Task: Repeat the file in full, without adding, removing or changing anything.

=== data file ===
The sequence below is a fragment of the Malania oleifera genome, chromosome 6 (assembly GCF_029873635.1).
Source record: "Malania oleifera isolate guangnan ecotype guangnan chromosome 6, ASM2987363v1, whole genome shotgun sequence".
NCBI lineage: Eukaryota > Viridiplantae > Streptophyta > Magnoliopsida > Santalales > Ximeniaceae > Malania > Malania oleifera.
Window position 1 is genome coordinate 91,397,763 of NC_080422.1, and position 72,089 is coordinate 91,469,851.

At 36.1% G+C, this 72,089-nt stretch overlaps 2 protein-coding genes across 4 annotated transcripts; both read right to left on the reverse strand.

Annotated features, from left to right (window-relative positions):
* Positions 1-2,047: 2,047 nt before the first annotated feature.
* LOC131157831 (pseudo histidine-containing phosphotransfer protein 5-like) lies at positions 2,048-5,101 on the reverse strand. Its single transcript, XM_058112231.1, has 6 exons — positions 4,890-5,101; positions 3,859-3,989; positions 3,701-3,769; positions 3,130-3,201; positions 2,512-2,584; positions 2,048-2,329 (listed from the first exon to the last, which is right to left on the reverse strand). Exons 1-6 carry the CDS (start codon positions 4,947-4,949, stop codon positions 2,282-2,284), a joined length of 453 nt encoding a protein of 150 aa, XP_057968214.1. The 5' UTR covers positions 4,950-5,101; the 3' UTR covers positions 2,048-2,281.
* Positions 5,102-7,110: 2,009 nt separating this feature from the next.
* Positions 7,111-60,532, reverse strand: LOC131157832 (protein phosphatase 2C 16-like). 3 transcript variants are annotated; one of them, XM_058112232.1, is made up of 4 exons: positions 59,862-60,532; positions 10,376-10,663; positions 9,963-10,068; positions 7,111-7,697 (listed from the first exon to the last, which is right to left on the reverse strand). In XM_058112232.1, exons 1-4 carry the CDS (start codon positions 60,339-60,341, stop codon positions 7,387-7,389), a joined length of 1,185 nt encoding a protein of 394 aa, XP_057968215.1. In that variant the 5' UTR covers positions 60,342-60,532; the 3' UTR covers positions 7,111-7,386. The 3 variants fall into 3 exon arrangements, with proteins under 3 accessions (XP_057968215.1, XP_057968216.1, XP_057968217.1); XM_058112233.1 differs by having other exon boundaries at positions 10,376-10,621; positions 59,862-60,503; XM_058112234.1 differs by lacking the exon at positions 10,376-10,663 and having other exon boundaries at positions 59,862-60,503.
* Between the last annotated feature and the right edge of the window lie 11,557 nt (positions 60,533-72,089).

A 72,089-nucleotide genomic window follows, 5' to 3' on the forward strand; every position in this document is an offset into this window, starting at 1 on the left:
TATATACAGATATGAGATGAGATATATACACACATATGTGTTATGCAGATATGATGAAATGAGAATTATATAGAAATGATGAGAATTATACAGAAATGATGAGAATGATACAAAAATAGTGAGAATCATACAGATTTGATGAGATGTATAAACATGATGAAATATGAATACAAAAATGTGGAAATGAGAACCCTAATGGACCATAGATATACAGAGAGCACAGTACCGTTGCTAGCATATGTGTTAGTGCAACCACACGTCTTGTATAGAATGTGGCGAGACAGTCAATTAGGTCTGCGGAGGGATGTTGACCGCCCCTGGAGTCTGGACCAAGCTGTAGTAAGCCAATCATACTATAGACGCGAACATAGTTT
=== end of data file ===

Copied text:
The sequence below is a fragment of the Malania oleifera genome, chromosome 6 (assembly GCF_029873635.1).
Source record: "Malania oleifera isolate guangnan ecotype guangnan chromosome 6, ASM2987363v1, whole genome shotgun sequence".
NCBI lineage: Eukaryota > Viridiplantae > Streptophyta > Magnoliopsida > Santalales > Ximeniaceae > Malania > Malania oleifera.
Window position 1 is genome coordinate 91,397,763 of NC_080422.1, and position 72,089 is coordinate 91,469,851.

At 36.1% G+C, this 72,089-nt stretch overlaps 2 protein-coding genes across 4 annotated transcripts; both read right to left on the reverse strand.

Annotated features, from left to right (window-relative positions):
* Positions 1-2,047: 2,047 nt before the first annotated feature.
* LOC131157831 (pseudo histidine-containing phosphotransfer protein 5-like) lies at positions 2,048-5,101 on the reverse strand. Its single transcript, XM_058112231.1, has 6 exons — positions 4,890-5,101; positions 3,859-3,989; positions 3,701-3,769; positions 3,130-3,201; positions 2,512-2,584; positions 2,048-2,329 (listed from the first exon to the last, which is right to left on the reverse strand). Exons 1-6 carry the CDS (start codon positions 4,947-4,949, stop codon positions 2,282-2,284), a joined length of 453 nt encoding a protein of 150 aa, XP_057968214.1. The 5' UTR covers positions 4,950-5,101; the 3' UTR covers positions 2,048-2,281.
* Positions 5,102-7,110: 2,009 nt separating this feature from the next.
* Positions 7,111-60,532, reverse strand: LOC131157832 (protein phosphatase 2C 16-like). 3 transcript variants are annotated; one of them, XM_058112232.1, is made up of 4 exons: positions 59,862-60,532; positions 10,376-10,663; positions 9,963-10,068; positions 7,111-7,697 (listed from the first exon to the last, which is right to left on the reverse strand). In XM_058112232.1, exons 1-4 carry the CDS (start codon positions 60,339-60,341, stop codon positions 7,387-7,389), a joined length of 1,185 nt encoding a protein of 394 aa, XP_057968215.1. In that variant the 5' UTR covers positions 60,342-60,532; the 3' UTR covers positions 7,111-7,386. The 3 variants fall into 3 exon arrangements, with proteins under 3 accessions (XP_057968215.1, XP_057968216.1, XP_057968217.1); XM_058112233.1 differs by having other exon boundaries at positions 10,376-10,621; positions 59,862-60,503; XM_058112234.1 differs by lacking the exon at positions 10,376-10,663 and having other exon boundaries at positions 59,862-60,503.
* Between the last annotated feature and the right edge of the window lie 11,557 nt (positions 60,533-72,089).

A 72,089-nucleotide genomic window follows, 5' to 3' on the forward strand; every position in this document is an offset into this window, starting at 1 on the left:
TATATACAGATATGAGATGAGATATATACACACATATGTGTTATGCAGATATGATGAAATGAGAATTATATAGAAATGATGAGAATTATACAGAAATGATGAGAATGATACAAAAATAGTGAGAATCATACAGATTTGATGAGATGTATAAACATGATGAAATATGAATACAAAAATGTGGAAATGAGAACCCTAATGGACCATAGATATACAGAGAGCACAGTACCGTTGCTAGCATATGTGTTAGTGCAACCACACGTCTTGTATAGAATGTGGCGAGACAGTCAATTAGGTCTGCGGAGGGATGTTGACCGCCCCTGGAGTCTGGACCAAGCTGTAGTAAGCCAATCATACTATAGACGCGAACATAGTTT